Hypes 'Three-Generation Republican' for Obama...Who Worked Democratic Campaigns

Blogger Paul Ibrahim found that CNN isn’t doing its homework when it passes along touching stories of lifelong Republicans voting for Obama. On CNN’s Political Ticker blog, under the headline "Republican drives 600 miles to vote for Obama," reporter Mary Snow wrote from Columbus, Ohio with the story of one Aaron Wheeler:

Lines were the last thing on Aaron Wheeler’s mind as he explained why he drove 600 miles back to his old hometown from Virginia, where he moved this month, to vote in what he called "one of the proudest days" of his life.

"My family has been Republican for three generations," he said, but "I knew I had to change and vote Democrat in the first time almost ever."

Wheeler said he was one of about 16 black Republican delegates at the 2004 GOP convention, and was proud to support George W. Bush.

This time, he said, he did not attend the Republican convention –and decided he would go one step further and vote for Democrat Barack Obama.

What’s influencing his vote? The economy was one factor, he said. But said he he made his decision "when I saw Barack Obama beaten down for no reason by negative things by Palin."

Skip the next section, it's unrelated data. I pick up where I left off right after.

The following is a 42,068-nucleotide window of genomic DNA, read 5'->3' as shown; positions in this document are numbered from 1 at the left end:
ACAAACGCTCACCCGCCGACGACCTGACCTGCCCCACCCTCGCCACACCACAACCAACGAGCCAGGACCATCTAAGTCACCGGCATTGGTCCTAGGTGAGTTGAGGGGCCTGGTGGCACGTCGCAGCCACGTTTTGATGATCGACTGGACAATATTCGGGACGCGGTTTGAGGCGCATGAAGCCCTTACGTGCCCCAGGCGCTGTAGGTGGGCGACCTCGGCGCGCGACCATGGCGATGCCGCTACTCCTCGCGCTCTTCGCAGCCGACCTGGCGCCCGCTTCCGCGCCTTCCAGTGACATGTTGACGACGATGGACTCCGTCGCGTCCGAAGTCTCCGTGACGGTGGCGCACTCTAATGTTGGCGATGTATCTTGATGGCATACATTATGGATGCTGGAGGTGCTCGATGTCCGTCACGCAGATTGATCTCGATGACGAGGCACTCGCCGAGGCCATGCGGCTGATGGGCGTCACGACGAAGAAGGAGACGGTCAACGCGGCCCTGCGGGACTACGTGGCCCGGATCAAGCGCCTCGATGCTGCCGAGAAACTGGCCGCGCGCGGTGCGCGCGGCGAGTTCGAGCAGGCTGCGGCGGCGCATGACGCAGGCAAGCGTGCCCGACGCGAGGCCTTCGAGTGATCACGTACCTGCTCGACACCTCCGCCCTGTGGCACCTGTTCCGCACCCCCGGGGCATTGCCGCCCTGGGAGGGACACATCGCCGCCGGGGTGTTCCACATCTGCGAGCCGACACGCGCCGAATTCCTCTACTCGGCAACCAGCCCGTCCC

Wheeler reminisced about marching with Martin Luther King as a boy, and referred to the slain civil rights leader when he told me he voted for Barack Obama… "not just because of his color….but in the words of Dr. King, the content of his character."

"Tears come out of my eyes as I cast my ballot," he said. "I voted for Barack Obama today."

The photo caption inaccurately claimed "Aaron Wheeler said he's voting Democrat for the first time ever." Perhaps Snow was blinded by tears of her own, because Ibrahim located a 2007 story from the Columbus Dispatch which casts a new light on the "almost" in Wheeler’s claim to voting Democrat "in the first time almost ever."

Wheeler, who is black, converted to a Republican about 15 years ago after working on a number of Democratic campaigns in Cleveland and managing the Cleveland office for former U.S. Rep. Louis Stokes, a Democrat. He said he does not support President Bush's Iraq war strategy. If he is nominated, Wheeler said, the likely Democratic candidate, Mary Jo Kilroy, will not be able to tie him to the war or other Bush policies.

"I'm very far away from Bush," Wheeler said. "I'm a Republican because I'm conservative in my ways. ... But I also believe it's time to bring the troops home."

Ibrahim also found that Wheeler was a Republican delegate in 2004, thanks to a Los Angeles Times article. But he was one of 16 black delegates from the state of Ohio. The way Snow wrote her blog, you might have thought there were 16 black delegates at the convention from all the states. There were 167. Wheeler might demonstrate why there weren't as many in 2008.

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